I’m on a roll: Urban Conquest, Hex Herders, and Puppet Masters
In the last few weeks I’ve made significant progress on three of my games: Urban Conquest, Hex Herders, and Puppet Masters.
Urban Conquest, née Metropolis, is a game about building a chain of hotels. It’s kind of like Acquire on steroids. The basic idea is that players are buying various properties at auction, trying to connect them together into chains to increase their value. Simultaneously, however, they’re also trying to invest wisely in the companies belonging to other players — at the end of the game, these investments are converted first to cash and then to points.
I’ve played it with S where we simulated two additional players, and it worked really well. I can’t wait to try it with four actual players. The only thing I need to do, at this point, is balance the need to build up one’s own company with the need to invest wisely in other players’ companies — I want the optimal strategy to fall somewhere in the middle. Tweaking it so that happens shouldn’t be too difficult, since it’s basically just one number.
This is a game I’ve worked on for over 15 years, and I think it’s finally getting close to being finished. Three things have changed recently: (1) I’ve taken the dice out and replaced them with cards, (2) I’ve greatly simplified the hostile takeovers and the ability to add new stories to hotels, and (3) I’ve made it so players can invest in other people’s companies. This takes a lot (but not all) of the luck out, it reduces the tendency for the rich to get richer at the expense of the poor, and it makes the game simpler, too.
I’m really excited about this game, now. :-)
Hex Herders is, you guessed it, a game about sheep herding. It’s an abstract family strategy game for 2-4 players that borrows elements from both Amazons and Hey, That’s my Fish. I’ve tried it with 2 and with 4, and both worked quite well.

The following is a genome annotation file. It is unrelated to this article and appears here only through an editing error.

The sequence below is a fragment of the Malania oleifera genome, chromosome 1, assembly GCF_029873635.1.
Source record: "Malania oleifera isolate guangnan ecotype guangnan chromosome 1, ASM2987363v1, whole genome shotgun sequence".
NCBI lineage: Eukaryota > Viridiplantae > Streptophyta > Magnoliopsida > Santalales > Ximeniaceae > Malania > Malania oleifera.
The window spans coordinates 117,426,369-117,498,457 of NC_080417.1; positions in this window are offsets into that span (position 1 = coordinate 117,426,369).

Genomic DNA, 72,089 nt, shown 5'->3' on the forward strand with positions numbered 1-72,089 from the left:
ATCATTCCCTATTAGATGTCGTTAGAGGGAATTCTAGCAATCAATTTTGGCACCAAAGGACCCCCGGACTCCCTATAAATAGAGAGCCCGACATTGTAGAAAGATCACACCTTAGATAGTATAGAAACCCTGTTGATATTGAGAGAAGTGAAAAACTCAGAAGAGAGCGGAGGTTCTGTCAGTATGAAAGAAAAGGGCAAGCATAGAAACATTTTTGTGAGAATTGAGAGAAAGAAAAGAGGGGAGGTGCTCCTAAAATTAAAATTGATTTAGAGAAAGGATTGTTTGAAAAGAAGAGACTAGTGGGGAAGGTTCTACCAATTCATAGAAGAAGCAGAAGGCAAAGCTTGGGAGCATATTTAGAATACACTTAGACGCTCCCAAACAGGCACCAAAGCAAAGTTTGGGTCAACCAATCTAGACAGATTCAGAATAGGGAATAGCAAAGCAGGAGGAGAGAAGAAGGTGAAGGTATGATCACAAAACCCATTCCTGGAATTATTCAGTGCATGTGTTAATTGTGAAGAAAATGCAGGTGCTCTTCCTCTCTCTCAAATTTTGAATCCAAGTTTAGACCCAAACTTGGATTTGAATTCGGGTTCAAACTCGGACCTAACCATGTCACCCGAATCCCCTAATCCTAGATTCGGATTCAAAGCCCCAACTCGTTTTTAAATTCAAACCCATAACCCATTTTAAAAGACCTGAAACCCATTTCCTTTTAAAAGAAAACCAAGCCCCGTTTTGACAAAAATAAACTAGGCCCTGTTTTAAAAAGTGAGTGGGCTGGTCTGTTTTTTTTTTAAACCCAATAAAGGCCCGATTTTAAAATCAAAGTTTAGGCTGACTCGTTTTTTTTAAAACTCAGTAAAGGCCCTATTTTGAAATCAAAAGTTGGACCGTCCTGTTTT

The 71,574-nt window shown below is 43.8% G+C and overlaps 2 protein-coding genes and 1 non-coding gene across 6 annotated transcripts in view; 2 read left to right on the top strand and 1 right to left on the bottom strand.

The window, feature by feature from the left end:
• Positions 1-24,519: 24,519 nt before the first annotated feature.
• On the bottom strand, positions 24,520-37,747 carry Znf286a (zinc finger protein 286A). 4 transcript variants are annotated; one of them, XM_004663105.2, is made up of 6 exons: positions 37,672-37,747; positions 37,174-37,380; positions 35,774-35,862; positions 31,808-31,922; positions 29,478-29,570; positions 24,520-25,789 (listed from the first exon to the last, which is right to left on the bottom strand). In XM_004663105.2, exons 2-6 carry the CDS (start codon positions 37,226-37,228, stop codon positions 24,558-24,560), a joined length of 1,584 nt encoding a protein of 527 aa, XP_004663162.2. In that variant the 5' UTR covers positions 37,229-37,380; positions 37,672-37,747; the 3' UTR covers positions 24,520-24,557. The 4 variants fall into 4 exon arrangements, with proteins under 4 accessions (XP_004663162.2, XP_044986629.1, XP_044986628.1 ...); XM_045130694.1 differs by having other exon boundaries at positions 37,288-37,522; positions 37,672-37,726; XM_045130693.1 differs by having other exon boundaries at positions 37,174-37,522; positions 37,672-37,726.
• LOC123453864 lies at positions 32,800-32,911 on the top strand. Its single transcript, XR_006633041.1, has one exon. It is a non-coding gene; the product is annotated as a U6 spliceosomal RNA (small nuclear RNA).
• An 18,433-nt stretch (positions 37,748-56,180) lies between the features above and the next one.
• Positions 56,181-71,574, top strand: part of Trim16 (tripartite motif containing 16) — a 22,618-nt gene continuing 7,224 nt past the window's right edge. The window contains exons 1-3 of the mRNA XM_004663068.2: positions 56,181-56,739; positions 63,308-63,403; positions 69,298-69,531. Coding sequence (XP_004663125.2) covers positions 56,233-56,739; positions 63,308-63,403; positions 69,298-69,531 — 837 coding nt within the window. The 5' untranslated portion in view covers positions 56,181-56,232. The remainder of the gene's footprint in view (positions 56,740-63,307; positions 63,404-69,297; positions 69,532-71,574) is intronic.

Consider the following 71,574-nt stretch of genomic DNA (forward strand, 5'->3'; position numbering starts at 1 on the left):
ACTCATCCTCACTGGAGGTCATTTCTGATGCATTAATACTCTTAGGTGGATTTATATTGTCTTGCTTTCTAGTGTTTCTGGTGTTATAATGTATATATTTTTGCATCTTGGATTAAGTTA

The big idea is that you’re trying to — surprise, surprise — herd as many sheep as possible into your enclosures. What’s cool about the game is how you’re moving and herding and building fences all at once, so there’s a definite flow. There’s more emphasis on tactics than strategy, as a lot can change between turns, but that’s not unreasonable in a more family-friendly game.
I’ve been working on Hex Herders for a couple years, now, but the game had stalled out due to an overly-restrictive board geometry. I knew that putting it on a square board would be an improvement, but square boards aren’t as visually appealing. The solution? Triangles. Now the board starts getting locked down at just the right rate, and the game looks good, too.
Who says all the good themes have already been taken?
And finally, Puppet Masters. One of my friends recently described Puppet Masters as the first post-modern detective game. While I’m not sure that’s entirely accurate, there is definitely an element of truth to it.
In Puppet Masters, players are all running agents for MI-6 at the height of the cold war. The problem is, one of the agents is a traitor. Players must first nail down who the traitor is, and then, once the traitor has been determined, try to catch them.
The twist? If it turns out that the traitorous agent is one of the ones under your control, then you’re assumed to be in league with them, and you have to try to get away.
The game is pretty much done. I’ve recently stripped out some unnecessary complications and caused the game to be played in rounds, and that has made all the difference.